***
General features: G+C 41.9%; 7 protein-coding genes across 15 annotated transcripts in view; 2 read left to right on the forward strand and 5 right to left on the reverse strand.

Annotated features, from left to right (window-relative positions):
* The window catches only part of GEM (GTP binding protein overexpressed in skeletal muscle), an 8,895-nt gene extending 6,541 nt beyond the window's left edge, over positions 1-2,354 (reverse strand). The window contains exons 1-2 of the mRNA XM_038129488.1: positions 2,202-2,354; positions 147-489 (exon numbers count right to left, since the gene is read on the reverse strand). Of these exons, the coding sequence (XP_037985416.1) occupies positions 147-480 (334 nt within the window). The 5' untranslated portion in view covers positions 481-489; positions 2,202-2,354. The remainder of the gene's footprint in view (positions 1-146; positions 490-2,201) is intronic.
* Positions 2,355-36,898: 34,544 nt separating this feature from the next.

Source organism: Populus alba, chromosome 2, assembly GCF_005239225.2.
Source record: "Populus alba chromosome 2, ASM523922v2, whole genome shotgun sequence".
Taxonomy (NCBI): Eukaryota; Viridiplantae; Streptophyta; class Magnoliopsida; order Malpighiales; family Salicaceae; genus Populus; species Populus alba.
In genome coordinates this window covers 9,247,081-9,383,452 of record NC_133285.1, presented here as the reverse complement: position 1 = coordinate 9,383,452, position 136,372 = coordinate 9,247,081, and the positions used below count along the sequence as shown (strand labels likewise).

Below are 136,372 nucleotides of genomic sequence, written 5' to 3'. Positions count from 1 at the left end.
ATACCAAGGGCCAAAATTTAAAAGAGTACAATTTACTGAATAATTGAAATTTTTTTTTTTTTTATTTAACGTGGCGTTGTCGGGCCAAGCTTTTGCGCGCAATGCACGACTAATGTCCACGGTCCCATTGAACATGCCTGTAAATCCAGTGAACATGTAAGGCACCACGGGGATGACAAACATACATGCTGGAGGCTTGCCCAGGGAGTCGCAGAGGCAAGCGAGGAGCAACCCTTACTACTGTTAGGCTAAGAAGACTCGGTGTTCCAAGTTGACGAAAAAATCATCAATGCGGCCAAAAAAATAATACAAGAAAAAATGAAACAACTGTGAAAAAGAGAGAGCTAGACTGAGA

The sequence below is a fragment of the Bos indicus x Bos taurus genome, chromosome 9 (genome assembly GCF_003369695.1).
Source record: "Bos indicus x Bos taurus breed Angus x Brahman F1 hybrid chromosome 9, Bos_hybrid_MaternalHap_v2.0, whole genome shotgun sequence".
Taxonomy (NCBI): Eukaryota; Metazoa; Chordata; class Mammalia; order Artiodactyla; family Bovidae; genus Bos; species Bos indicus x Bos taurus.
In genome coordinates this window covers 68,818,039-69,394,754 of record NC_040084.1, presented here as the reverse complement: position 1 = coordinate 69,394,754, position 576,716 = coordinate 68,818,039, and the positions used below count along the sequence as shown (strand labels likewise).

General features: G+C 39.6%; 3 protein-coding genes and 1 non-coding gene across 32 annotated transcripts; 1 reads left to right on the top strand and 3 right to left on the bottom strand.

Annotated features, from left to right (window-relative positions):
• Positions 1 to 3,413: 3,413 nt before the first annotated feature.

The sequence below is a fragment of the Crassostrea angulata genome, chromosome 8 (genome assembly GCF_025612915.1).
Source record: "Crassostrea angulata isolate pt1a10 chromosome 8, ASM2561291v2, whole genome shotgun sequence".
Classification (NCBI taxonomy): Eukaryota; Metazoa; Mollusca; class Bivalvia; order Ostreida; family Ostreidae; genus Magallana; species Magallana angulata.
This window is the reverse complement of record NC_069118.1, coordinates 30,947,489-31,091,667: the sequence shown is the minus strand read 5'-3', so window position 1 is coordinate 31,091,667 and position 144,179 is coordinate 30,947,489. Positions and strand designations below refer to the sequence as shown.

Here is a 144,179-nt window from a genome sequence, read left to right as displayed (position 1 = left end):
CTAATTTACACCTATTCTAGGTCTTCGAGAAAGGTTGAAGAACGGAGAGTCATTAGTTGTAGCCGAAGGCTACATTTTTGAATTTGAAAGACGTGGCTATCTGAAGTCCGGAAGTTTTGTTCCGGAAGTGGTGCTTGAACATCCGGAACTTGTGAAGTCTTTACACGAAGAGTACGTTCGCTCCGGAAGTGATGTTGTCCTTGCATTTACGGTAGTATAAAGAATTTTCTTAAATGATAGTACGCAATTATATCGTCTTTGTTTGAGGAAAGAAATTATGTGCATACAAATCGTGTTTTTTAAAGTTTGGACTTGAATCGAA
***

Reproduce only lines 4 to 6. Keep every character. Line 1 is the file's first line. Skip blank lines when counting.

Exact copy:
* Positions 2,355-36,898: 34,544 nt separating this feature from the next.

Source organism: Populus alba, chromosome 2, assembly GCF_005239225.2.
Source record: "Populus alba chromosome 2, ASM523922v2, whole genome shotgun sequence".